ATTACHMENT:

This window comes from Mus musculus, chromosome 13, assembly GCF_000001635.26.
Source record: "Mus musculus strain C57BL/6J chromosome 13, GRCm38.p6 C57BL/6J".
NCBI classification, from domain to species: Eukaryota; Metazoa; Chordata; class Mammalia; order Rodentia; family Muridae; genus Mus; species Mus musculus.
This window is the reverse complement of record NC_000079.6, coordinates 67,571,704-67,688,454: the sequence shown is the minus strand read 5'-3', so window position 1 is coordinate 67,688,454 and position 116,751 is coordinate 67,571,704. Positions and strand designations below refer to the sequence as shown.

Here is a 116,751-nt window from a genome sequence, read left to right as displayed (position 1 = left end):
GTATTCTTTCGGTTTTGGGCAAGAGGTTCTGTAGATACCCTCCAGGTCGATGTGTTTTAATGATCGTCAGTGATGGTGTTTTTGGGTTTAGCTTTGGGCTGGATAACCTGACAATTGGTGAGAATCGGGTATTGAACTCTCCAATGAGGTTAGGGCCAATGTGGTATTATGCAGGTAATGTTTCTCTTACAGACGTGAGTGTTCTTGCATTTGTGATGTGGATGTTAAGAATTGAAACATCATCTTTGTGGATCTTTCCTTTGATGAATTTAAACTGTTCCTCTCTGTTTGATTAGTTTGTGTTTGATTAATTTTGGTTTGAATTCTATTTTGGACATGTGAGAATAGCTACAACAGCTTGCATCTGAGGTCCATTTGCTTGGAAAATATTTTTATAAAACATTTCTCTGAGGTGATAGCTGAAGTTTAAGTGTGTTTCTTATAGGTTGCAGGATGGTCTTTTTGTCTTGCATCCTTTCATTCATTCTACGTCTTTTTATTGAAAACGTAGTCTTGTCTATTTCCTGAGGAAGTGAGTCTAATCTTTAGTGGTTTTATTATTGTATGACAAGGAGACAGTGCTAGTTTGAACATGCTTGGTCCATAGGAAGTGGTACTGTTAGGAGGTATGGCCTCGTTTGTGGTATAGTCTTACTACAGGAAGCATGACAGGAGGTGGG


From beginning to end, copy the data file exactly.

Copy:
This window comes from Mus musculus, chromosome 13, assembly GCF_000001635.26.
Source record: "Mus musculus strain C57BL/6J chromosome 13, GRCm38.p6 C57BL/6J".
NCBI classification, from domain to species: Eukaryota; Metazoa; Chordata; class Mammalia; order Rodentia; family Muridae; genus Mus; species Mus musculus.
This window is the reverse complement of record NC_000079.6, coordinates 67,571,704-67,688,454: the sequence shown is the minus strand read 5'-3', so window position 1 is coordinate 67,688,454 and position 116,751 is coordinate 67,571,704. Positions and strand designations below refer to the sequence as shown.

Here is a 116,751-nt window from a genome sequence, read left to right as displayed (position 1 = left end):
GTATTCTTTCGGTTTTGGGCAAGAGGTTCTGTAGATACCCTCCAGGTCGATGTGTTTTAATGATCGTCAGTGATGGTGTTTTTGGGTTTAGCTTTGGGCTGGATAACCTGACAATTGGTGAGAATCGGGTATTGAACTCTCCAATGAGGTTAGGGCCAATGTGGTATTATGCAGGTAATGTTTCTCTTACAGACGTGAGTGTTCTTGCATTTGTGATGTGGATGTTAAGAATTGAAACATCATCTTTGTGGATCTTTCCTTTGATGAATTTAAACTGTTCCTCTCTGTTTGATTAGTTTGTGTTTGATTAATTTTGGTTTGAATTCTATTTTGGACATGTGAGAATAGCTACAACAGCTTGCATCTGAGGTCCATTTGCTTGGAAAATATTTTTATAAAACATTTCTCTGAGGTGATAGCTGAAGTTTAAGTGTGTTTCTTATAGGTTGCAGGATGGTCTTTTTGTCTTGCATCCTTTCATTCATTCTACGTCTTTTTATTGAAAACGTAGTCTTGTCTATTTCCTGAGGAAGTGAGTCTAATCTTTAGTGGTTTTATTATTGTATGACAAGGAGACAGTGCTAGTTTGAACATGCTTGGTCCATAGGAAGTGGTACTGTTAGGAGGTATGGCCTCGTTTGTGGTATAGTCTTACTACAGGAAGCATGACAGGAGGTGGG